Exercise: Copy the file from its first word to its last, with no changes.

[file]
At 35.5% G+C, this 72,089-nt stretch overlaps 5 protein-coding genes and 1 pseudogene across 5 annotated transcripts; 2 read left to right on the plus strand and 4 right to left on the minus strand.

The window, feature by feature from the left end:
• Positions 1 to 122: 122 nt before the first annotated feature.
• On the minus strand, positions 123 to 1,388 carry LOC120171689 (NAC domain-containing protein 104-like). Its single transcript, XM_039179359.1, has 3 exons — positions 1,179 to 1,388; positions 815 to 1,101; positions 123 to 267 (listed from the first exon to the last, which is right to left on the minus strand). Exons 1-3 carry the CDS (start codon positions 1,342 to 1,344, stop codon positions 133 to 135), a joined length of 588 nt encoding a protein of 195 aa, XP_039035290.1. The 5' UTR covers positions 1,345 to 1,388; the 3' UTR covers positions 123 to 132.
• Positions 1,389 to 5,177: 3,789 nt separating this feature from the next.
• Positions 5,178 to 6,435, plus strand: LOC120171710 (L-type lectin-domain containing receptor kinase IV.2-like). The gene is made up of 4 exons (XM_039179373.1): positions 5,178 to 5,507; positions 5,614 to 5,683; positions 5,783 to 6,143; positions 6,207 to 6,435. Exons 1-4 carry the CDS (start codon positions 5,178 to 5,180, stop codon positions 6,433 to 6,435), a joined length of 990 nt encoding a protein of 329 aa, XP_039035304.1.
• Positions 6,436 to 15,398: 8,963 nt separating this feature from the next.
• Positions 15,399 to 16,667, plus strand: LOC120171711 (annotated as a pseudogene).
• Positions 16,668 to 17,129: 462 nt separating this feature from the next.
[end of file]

At 35.5% G+C, this 72,089-nt stretch overlaps 5 protein-coding genes and 1 pseudogene across 5 annotated transcripts; 2 read left to right on the plus strand and 4 right to left on the minus strand.

The window, feature by feature from the left end:
• Positions 1 to 122: 122 nt before the first annotated feature.
• On the minus strand, positions 123 to 1,388 carry LOC120171689 (NAC domain-containing protein 104-like). Its single transcript, XM_039179359.1, has 3 exons — positions 1,179 to 1,388; positions 815 to 1,101; positions 123 to 267 (listed from the first exon to the last, which is right to left on the minus strand). Exons 1-3 carry the CDS (start codon positions 1,342 to 1,344, stop codon positions 133 to 135), a joined length of 588 nt encoding a protein of 195 aa, XP_039035290.1. The 5' UTR covers positions 1,345 to 1,388; the 3' UTR covers positions 123 to 132.
• Positions 1,389 to 5,177: 3,789 nt separating this feature from the next.
• Positions 5,178 to 6,435, plus strand: LOC120171710 (L-type lectin-domain containing receptor kinase IV.2-like). The gene is made up of 4 exons (XM_039179373.1): positions 5,178 to 5,507; positions 5,614 to 5,683; positions 5,783 to 6,143; positions 6,207 to 6,435. Exons 1-4 carry the CDS (start codon positions 5,178 to 5,180, stop codon positions 6,433 to 6,435), a joined length of 990 nt encoding a protein of 329 aa, XP_039035304.1.
• Positions 6,436 to 15,398: 8,963 nt separating this feature from the next.
• Positions 15,399 to 16,667, plus strand: LOC120171711 (annotated as a pseudogene).
• Positions 16,668 to 17,129: 462 nt separating this feature from the next.